Published Date 8/7/12 1:16 PM
Rules for Securing Your Java Code
by Dalila Mekhaldi
A group of specialized writers in the software security domain wrote The Cert Oracle Secure Coding Standard for Java. All of them have research and scientific Cert activities at Carnegie Mellon University’s Software Engineering Institute. Their book presents a set of security practices that should ensure secure Java coding, as was expected when this language was originally designed.
The authors present standard as rules that programmers should observe when writing code, especially when core libraries are included, such as lang, util, I/O, and XML JAXP. The rules aim at coding practices that might lead to vulnerabilities. Applying them will result in Java applications with higher quality features, such as robustness and maintainability. Other groups that might benefit from them include Java language developers (mainly Java JE6, Java ME, and Java EE), software development managers, analyzer tool developers, and educators.
The book consists of an introduction and 17 chapters, each of which covers an issue in Java coding that’s covered independently, making the book useful as a reference for a large set of Java programming issues. The issues range from basic features like Expressions (Chapter 4) and Numeric types (Chapter 5), to advanced features such as Thread APIs (Chapter 11) and platform security (Chapter 16).
Each chapter is illustrated by a set of rules. Each rule is accompanied by examples showing noncompliance/compliance of the code, exceptions that might be thrown if the rule is violated, a risk assessment, and some bibliographic references for readers who want to go further in the application of these rules. In the rule descriptions, the authors rely on definitions from Java API. The descriptions are clear and presented simply so that any Java programmer could understand them. The authors also include tips and hints to help programmers avoid any error or bug that a malicious user might exploit. These hints vary from beginner to professional levels.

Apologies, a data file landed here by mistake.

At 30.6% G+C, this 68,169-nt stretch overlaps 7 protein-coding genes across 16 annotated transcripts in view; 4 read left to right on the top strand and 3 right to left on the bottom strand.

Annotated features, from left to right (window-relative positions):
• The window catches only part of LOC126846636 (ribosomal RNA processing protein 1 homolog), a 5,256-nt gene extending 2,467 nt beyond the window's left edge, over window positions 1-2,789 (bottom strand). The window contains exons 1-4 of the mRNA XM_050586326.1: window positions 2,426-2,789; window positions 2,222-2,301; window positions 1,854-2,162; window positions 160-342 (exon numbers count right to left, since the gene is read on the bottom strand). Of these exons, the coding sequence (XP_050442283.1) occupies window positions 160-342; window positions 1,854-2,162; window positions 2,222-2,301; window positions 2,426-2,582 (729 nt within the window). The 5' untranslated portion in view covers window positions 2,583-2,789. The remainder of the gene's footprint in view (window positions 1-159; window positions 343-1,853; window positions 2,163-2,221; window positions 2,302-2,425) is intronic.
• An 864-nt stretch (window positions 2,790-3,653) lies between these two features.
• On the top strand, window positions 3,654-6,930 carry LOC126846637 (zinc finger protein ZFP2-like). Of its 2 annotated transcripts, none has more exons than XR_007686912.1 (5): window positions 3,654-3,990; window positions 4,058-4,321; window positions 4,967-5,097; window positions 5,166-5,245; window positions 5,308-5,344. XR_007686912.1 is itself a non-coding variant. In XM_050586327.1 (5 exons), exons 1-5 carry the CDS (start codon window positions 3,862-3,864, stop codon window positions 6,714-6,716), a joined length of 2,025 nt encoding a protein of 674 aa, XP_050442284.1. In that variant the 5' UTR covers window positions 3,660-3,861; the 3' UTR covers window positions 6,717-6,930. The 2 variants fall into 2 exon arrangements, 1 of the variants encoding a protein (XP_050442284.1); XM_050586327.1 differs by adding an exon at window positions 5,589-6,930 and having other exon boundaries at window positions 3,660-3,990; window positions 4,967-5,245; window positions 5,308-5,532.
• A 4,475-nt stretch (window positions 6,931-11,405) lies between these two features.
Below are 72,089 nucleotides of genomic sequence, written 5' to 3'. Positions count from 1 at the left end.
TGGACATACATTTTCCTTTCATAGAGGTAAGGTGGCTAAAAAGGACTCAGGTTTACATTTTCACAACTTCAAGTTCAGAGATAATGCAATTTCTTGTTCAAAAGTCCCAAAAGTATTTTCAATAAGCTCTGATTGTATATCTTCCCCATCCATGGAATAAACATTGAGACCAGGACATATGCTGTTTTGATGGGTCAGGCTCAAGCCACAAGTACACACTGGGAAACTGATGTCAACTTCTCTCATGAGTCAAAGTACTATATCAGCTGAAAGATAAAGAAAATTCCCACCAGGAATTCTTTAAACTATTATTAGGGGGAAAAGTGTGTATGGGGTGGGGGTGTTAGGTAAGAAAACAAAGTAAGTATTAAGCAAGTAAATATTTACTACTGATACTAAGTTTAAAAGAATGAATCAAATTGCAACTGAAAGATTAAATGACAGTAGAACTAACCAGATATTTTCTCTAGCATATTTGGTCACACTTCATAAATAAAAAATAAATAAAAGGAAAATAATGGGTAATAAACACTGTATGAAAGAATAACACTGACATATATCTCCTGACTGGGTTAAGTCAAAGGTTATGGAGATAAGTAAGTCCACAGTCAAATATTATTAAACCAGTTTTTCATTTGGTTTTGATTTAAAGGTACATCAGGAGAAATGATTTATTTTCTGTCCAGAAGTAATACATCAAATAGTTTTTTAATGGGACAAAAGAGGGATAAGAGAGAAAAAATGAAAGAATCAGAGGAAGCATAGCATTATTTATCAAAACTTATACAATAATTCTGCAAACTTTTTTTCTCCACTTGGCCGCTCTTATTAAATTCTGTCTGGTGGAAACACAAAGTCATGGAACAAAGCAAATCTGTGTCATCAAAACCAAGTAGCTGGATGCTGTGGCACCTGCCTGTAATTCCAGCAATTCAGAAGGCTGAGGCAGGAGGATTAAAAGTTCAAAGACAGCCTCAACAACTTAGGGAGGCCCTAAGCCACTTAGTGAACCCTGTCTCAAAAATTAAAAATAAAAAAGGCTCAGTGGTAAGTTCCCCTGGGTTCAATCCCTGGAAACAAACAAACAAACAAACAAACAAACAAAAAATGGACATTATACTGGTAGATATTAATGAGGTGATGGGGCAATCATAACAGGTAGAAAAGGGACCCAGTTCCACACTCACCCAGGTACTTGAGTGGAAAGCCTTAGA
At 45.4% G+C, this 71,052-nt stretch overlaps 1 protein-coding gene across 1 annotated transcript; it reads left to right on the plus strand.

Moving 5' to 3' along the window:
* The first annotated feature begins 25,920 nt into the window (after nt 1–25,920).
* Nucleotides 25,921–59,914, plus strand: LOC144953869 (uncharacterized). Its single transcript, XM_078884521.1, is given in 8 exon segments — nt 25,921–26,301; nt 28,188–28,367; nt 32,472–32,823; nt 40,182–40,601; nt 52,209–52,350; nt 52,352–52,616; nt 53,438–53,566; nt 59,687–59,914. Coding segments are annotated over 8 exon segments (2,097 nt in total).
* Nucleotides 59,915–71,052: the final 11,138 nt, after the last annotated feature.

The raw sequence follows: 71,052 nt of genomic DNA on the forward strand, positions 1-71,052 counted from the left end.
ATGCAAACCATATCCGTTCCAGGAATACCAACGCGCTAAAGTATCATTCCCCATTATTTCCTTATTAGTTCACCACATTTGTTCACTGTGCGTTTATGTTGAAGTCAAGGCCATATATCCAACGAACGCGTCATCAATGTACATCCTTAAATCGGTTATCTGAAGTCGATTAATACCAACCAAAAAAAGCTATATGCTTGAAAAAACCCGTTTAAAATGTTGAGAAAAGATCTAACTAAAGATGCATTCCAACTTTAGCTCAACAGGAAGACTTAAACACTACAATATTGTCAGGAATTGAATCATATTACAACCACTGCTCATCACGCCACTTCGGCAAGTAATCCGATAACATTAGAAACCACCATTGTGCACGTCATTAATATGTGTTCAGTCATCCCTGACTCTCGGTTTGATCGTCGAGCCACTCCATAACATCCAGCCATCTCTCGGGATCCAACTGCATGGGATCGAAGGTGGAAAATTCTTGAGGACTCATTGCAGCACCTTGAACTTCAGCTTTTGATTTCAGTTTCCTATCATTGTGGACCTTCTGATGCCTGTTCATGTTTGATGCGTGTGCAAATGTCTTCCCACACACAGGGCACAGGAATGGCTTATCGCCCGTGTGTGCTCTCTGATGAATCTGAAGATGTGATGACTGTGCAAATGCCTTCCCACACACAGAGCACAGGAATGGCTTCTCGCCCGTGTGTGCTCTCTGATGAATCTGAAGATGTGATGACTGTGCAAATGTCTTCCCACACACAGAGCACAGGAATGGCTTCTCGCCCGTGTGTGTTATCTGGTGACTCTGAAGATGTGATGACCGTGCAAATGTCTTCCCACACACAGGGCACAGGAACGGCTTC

There are a few points I would like to see taken into account in future editions. For example, some rule violations don’t generate any exception, while other rules generate one or more than. It’s not clear how the number of generated exceptions is defined.
It’s also not clear whether future work will consider other Java libraries and packages not covered in this book. In other words, because the book represents version 1.0 of the standard, it’s not clear whether a future version of the standard will cover other Java programming issues.
Nevertheless, The Cert Oracle Secure Coding Standard for Java presents a valuable handout for Java programmers aiming at higher-quality applications that account for current security challenges with an optimal use of resources. Adhering to the rules it presents will reduce vulnerabilities and ensure applications that conform to security requirements. Moreover, the standard generates specific exceptions when a security rule is violated, which could be regarded as a check on accuracy. Finally, and as the authors note in their preface, programmers can use analyzer tools to check for rule violations.
Dalila Mekhaldi is a software engineer. Contact her at firstname.lastname@example.org.